Livepeer is a live video streaming network protocol that is fully decentralized, highly scalable, crypto token incentivized, and results in a solution which is cheaper to an app developer or broadcaster than using traditional centralized live video solutions.

Users that participate in the Livepeer protocol have one of following roles:

  1. Orchestrator
  2. Transcoder
  3. Broadcaster

An orchestrator is a protocol-aware, smart, 24/7 process that is responsible to the end user of the network for transcoding jobs being performed correctly. They stake LPT to secure the work that they perform, and ensure it is done correctly. They can be penalized if they maliciously cheat and mistranscode an end users content. When a user starts a Livepeer node on a CPU based server in -orchestrator mode, they are operating that process as an orchestrator.

A transcoder on the other hand, is a simple process that knows how to take an input segment of video, and transcode it to the desired outcome. It is not Livepeer protocol aware, it has no requirement for high reliability or being online 24/7, it makes no representation to the end user, and it has nothing at risk. While a user can start a Livepeer node on a server using the -transcoder flag to run a process in this role, they often will be running many transcoder processes, likely connected to many GPUs.

A broadcaster is a protocol-aware process that fulfills the demand side of the Livepeer network, it takes input streams from the end-user on its exposed RTMP interface to have them transcoded by the infrastructure providers running on Livepeer. The broadcaster takes care of splitting up streams into segments for transcoding and aggregating the transcoded results in a media playlist. Nodes running in -broadcaster mode will be able to determine the output renditions and maximum price per pixel for transcoding jobs it sends into the Livepeer network and pay for these jobs in ETH using probabilistic micropayments.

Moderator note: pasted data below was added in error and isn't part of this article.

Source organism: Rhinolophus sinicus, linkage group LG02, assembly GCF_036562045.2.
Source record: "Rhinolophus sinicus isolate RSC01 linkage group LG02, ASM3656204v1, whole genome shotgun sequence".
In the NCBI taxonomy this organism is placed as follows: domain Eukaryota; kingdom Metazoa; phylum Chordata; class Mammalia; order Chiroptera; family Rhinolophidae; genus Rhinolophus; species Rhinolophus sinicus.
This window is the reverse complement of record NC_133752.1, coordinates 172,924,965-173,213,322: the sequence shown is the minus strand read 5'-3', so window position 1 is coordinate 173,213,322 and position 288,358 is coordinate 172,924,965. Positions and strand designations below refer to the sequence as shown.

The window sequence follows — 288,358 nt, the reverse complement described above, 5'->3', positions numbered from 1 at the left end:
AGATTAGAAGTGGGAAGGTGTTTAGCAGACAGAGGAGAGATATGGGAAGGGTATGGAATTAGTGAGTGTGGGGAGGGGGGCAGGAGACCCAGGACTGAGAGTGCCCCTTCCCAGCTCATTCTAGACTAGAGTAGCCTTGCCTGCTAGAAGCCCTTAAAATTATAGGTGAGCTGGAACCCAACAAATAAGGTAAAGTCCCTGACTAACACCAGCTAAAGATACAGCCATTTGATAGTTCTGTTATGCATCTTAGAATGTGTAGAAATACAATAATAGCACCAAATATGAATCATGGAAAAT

Orchestrator and Transcoders

An orchestrator distributes work across one or many transcoders.

The most popular, and default setup, is that whomever is playing the role of orchestrator, is also running many transcoder processes, and they are distributing the work only to their own processes.

While it is possible to come up with constructions for “public transcoder pools” that allow orchestrators to distribute work to random transcoders, the design space for this sort of setup is outside the scope of this documentation.

This document will focus on teaching a user how to run their own orchestrator/transcoder setup to perform work on the Livepeer network. This includes:

  • How to run an orchestrator
  • How to scale transcoding on an orchestrator
  • How to perform transcoding on a CPU and GPU
  • How to run a broadcaster
  • How to migrate your setup from the Livepeer alpha to Streamflow